The Nokia 8 Sirocco has an unusual design, to say the least. Reminiscent of Samsung flagships from years gone by, the 5.5in display curves dramatically on either side. The frame is made from a single piece of stainless steel, as opposed to the aluminium used in most modern smartphones, and this is sandwiched by vacuum-moulded Gorilla Glass 5 on the front and back.

It looks stunning but the glass back makes the Sirocco a very slippery phone so you need be careful where you put it down. Even the slightest of inclines on a surface causes the Sirocco to slowly drift away from where you put it down, which puts it at risk of a disastrous drop onto the floor.

It’s a trim phone, measuring 7.5mm thin but its thinness, combined with the metal frame and tapered edges, results in sharp sides that are uncomfortable in the hand. And, while the sides of the screen are essentially bezel-free, there are 8mm black borders at the head and foot of the screen. There’s no physical home button here, though, or off-screen back and recent apps buttons.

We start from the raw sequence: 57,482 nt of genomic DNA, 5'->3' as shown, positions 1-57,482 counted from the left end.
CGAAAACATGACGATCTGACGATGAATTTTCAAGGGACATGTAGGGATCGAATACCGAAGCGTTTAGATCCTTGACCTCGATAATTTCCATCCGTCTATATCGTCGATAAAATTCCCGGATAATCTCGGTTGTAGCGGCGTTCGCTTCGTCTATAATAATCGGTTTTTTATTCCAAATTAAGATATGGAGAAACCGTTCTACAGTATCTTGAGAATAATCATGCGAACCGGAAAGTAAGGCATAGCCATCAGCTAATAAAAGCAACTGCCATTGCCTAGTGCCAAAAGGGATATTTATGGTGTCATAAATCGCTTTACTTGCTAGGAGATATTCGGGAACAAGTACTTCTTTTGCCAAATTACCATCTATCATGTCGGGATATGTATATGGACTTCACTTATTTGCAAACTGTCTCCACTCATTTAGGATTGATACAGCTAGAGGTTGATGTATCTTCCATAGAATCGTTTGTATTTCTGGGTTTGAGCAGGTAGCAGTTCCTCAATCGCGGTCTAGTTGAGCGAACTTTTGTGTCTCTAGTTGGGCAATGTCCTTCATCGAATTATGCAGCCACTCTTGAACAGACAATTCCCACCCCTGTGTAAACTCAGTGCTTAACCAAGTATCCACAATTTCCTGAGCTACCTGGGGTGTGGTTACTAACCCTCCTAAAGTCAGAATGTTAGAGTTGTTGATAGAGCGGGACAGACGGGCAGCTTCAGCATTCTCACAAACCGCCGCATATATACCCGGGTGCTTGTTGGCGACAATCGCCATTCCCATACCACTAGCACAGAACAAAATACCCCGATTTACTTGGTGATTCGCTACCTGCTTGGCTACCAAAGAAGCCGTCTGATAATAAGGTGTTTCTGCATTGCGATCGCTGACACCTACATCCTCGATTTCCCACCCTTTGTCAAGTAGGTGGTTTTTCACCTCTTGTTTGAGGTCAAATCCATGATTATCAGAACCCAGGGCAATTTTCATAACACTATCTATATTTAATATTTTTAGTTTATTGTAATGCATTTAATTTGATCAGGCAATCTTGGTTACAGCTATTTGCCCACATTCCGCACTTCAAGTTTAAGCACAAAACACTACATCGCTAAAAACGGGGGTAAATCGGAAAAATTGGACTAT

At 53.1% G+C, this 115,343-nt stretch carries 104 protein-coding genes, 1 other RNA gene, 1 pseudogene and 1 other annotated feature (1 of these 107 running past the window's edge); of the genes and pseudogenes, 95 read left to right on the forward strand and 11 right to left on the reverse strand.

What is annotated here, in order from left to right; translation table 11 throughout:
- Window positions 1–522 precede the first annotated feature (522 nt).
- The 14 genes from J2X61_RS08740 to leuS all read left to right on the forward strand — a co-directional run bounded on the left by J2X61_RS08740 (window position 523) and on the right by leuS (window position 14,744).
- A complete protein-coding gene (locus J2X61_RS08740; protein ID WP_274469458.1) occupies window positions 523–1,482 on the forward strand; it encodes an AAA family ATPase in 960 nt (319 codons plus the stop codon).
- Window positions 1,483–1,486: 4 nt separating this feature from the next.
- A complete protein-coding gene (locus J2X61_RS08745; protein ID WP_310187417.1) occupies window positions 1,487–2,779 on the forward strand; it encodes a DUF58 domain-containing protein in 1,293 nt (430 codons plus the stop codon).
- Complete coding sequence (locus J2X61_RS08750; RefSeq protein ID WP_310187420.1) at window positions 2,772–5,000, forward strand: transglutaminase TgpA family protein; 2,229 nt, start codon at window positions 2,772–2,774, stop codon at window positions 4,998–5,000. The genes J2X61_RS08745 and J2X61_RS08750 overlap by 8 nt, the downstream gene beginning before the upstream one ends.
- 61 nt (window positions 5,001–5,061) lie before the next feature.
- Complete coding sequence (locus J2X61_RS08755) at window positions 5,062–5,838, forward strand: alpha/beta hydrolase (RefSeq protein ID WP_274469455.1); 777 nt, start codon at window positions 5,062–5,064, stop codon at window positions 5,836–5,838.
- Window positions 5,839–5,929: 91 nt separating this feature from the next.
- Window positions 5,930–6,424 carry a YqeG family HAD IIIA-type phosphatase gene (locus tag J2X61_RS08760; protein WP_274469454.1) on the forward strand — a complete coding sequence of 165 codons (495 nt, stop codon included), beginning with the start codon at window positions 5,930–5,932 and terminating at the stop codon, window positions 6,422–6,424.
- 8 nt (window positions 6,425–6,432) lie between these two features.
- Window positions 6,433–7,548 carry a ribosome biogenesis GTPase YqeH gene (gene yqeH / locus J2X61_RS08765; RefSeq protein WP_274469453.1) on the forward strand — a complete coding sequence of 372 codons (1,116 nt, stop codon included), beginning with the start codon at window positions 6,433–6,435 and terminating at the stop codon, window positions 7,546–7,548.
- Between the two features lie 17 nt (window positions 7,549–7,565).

I am not a big fan of the buttons you do get on the Sirocco, either, especially the power button located on the right-hand side. It’s very thin, and flush to the frame so it’s hard to locate by feel, and it blends in with the steel casing so it’s hard to see, too. You sort of just have to know where it is. There are no issues on the back; the dual camera setup and fingerprint reader are sensibly placed.